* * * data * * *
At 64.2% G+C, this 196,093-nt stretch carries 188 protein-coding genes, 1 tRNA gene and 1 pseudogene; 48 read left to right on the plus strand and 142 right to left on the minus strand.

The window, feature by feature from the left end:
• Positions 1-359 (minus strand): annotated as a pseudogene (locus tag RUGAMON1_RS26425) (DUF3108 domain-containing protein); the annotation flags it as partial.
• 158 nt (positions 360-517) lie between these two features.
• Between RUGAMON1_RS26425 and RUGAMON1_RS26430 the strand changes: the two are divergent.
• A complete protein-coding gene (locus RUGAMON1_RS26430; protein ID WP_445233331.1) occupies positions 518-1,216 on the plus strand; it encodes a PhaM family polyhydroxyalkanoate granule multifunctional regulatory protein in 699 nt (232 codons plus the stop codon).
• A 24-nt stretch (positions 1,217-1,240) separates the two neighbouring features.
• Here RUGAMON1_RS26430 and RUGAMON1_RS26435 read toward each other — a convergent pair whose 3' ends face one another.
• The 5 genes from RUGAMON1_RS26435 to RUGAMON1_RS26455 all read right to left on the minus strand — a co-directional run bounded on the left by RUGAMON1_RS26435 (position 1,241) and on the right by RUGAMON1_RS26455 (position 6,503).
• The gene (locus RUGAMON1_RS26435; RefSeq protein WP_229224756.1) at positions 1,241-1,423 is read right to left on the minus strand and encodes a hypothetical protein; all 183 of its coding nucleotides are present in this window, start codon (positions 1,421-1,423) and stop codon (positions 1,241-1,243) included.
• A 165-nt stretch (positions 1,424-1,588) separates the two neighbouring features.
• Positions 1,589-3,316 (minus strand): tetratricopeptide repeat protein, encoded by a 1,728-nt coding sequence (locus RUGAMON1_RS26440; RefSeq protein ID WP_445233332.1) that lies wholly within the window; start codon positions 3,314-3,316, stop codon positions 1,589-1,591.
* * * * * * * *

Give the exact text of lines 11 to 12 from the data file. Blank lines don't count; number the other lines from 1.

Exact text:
• A 165-nt stretch (positions 1,424-1,588) separates the two neighbouring features.
• Positions 1,589-3,316 (minus strand): tetratricopeptide repeat protein, encoded by a 1,728-nt coding sequence (locus RUGAMON1_RS26440; RefSeq protein ID WP_445233332.1) that lies wholly within the window; start codon positions 3,314-3,316, stop codon positions 1,589-1,591.